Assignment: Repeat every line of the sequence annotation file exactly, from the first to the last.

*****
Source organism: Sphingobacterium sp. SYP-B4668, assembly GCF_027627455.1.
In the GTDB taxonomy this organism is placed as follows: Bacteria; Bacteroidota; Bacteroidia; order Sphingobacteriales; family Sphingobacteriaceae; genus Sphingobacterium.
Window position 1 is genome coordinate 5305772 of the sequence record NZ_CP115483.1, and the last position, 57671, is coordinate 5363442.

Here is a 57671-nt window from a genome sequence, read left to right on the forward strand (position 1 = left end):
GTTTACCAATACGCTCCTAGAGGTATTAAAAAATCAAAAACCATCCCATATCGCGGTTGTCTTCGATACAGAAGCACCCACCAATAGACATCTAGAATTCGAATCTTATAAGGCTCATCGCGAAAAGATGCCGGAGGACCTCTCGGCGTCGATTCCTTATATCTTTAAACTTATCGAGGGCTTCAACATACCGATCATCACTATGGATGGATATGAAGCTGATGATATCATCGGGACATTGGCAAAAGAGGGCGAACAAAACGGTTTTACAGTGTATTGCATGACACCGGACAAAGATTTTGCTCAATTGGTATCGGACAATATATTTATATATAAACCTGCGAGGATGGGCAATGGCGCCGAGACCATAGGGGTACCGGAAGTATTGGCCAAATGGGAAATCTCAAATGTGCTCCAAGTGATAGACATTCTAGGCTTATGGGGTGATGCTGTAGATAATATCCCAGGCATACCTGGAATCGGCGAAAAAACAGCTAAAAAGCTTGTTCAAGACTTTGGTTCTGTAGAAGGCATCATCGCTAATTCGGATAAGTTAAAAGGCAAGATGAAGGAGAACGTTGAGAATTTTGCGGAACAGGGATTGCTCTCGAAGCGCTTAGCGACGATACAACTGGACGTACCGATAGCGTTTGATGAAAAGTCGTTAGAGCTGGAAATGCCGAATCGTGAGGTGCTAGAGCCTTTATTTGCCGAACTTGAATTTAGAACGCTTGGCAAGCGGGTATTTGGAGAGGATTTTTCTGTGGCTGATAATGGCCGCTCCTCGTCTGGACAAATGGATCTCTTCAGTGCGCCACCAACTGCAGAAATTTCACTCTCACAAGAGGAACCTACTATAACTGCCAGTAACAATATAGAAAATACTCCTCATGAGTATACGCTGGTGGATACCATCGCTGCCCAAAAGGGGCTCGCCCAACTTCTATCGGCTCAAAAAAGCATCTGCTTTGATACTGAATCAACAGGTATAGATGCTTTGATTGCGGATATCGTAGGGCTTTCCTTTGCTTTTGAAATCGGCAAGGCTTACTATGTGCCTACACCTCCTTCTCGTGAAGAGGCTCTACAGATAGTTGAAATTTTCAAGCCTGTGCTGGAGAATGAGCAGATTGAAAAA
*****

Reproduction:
Source organism: Sphingobacterium sp. SYP-B4668, assembly GCF_027627455.1.
In the GTDB taxonomy this organism is placed as follows: Bacteria; Bacteroidota; Bacteroidia; order Sphingobacteriales; family Sphingobacteriaceae; genus Sphingobacterium.
Window position 1 is genome coordinate 5305772 of the sequence record NZ_CP115483.1, and the last position, 57671, is coordinate 5363442.

Here is a 57671-nt window from a genome sequence, read left to right on the forward strand (position 1 = left end):
GTTTACCAATACGCTCCTAGAGGTATTAAAAAATCAAAAACCATCCCATATCGCGGTTGTCTTCGATACAGAAGCACCCACCAATAGACATCTAGAATTCGAATCTTATAAGGCTCATCGCGAAAAGATGCCGGAGGACCTCTCGGCGTCGATTCCTTATATCTTTAAACTTATCGAGGGCTTCAACATACCGATCATCACTATGGATGGATATGAAGCTGATGATATCATCGGGACATTGGCAAAAGAGGGCGAACAAAACGGTTTTACAGTGTATTGCATGACACCGGACAAAGATTTTGCTCAATTGGTATCGGACAATATATTTATATATAAACCTGCGAGGATGGGCAATGGCGCCGAGACCATAGGGGTACCGGAAGTATTGGCCAAATGGGAAATCTCAAATGTGCTCCAAGTGATAGACATTCTAGGCTTATGGGGTGATGCTGTAGATAATATCCCAGGCATACCTGGAATCGGCGAAAAAACAGCTAAAAAGCTTGTTCAAGACTTTGGTTCTGTAGAAGGCATCATCGCTAATTCGGATAAGTTAAAAGGCAAGATGAAGGAGAACGTTGAGAATTTTGCGGAACAGGGATTGCTCTCGAAGCGCTTAGCGACGATACAACTGGACGTACCGATAGCGTTTGATGAAAAGTCGTTAGAGCTGGAAATGCCGAATCGTGAGGTGCTAGAGCCTTTATTTGCCGAACTTGAATTTAGAACGCTTGGCAAGCGGGTATTTGGAGAGGATTTTTCTGTGGCTGATAATGGCCGCTCCTCGTCTGGACAAATGGATCTCTTCAGTGCGCCACCAACTGCAGAAATTTCACTCTCACAAGAGGAACCTACTATAACTGCCAGTAACAATATAGAAAATACTCCTCATGAGTATACGCTGGTGGATACCATCGCTGCCCAAAAGGGGCTCGCCCAACTTCTATCGGCTCAAAAAAGCATCTGCTTTGATACTGAATCAACAGGTATAGATGCTTTGATTGCGGATATCGTAGGGCTTTCCTTTGCTTTTGAAATCGGCAAGGCTTACTATGTGCCTACACCTCCTTCTCGTGAAGAGGCTCTACAGATAGTTGAAATTTTCAAGCCTGTGCTGGAGAATGAGCAGATTGAAAAA